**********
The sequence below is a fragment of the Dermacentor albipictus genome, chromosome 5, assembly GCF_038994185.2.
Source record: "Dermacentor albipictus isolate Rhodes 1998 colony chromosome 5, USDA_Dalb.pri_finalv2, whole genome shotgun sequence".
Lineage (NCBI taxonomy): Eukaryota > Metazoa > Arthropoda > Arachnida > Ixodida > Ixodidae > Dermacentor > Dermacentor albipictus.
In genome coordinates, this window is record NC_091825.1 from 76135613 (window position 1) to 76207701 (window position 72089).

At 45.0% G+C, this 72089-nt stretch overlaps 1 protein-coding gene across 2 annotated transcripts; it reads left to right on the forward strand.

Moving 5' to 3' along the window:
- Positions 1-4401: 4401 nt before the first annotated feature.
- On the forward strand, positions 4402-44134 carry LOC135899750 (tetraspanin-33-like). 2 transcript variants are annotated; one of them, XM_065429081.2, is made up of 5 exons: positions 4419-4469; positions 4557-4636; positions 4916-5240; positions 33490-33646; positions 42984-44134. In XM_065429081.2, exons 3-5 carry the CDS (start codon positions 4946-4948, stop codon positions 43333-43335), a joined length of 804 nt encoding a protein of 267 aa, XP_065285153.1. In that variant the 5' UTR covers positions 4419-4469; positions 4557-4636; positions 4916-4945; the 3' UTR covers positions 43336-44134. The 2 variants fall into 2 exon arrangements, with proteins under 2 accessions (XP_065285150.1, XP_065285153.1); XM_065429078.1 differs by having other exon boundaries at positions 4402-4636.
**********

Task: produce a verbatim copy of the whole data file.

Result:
The sequence below is a fragment of the Dermacentor albipictus genome, chromosome 5, assembly GCF_038994185.2.
Source record: "Dermacentor albipictus isolate Rhodes 1998 colony chromosome 5, USDA_Dalb.pri_finalv2, whole genome shotgun sequence".
Lineage (NCBI taxonomy): Eukaryota > Metazoa > Arthropoda > Arachnida > Ixodida > Ixodidae > Dermacentor > Dermacentor albipictus.
In genome coordinates, this window is record NC_091825.1 from 76135613 (window position 1) to 76207701 (window position 72089).

At 45.0% G+C, this 72089-nt stretch overlaps 1 protein-coding gene across 2 annotated transcripts; it reads left to right on the forward strand.

Moving 5' to 3' along the window:
- Positions 1-4401: 4401 nt before the first annotated feature.
- On the forward strand, positions 4402-44134 carry LOC135899750 (tetraspanin-33-like). 2 transcript variants are annotated; one of them, XM_065429081.2, is made up of 5 exons: positions 4419-4469; positions 4557-4636; positions 4916-5240; positions 33490-33646; positions 42984-44134. In XM_065429081.2, exons 3-5 carry the CDS (start codon positions 4946-4948, stop codon positions 43333-43335), a joined length of 804 nt encoding a protein of 267 aa, XP_065285153.1. In that variant the 5' UTR covers positions 4419-4469; positions 4557-4636; positions 4916-4945; the 3' UTR covers positions 43336-44134. The 2 variants fall into 2 exon arrangements, with proteins under 2 accessions (XP_065285150.1, XP_065285153.1); XM_065429078.1 differs by having other exon boundaries at positions 4402-4636.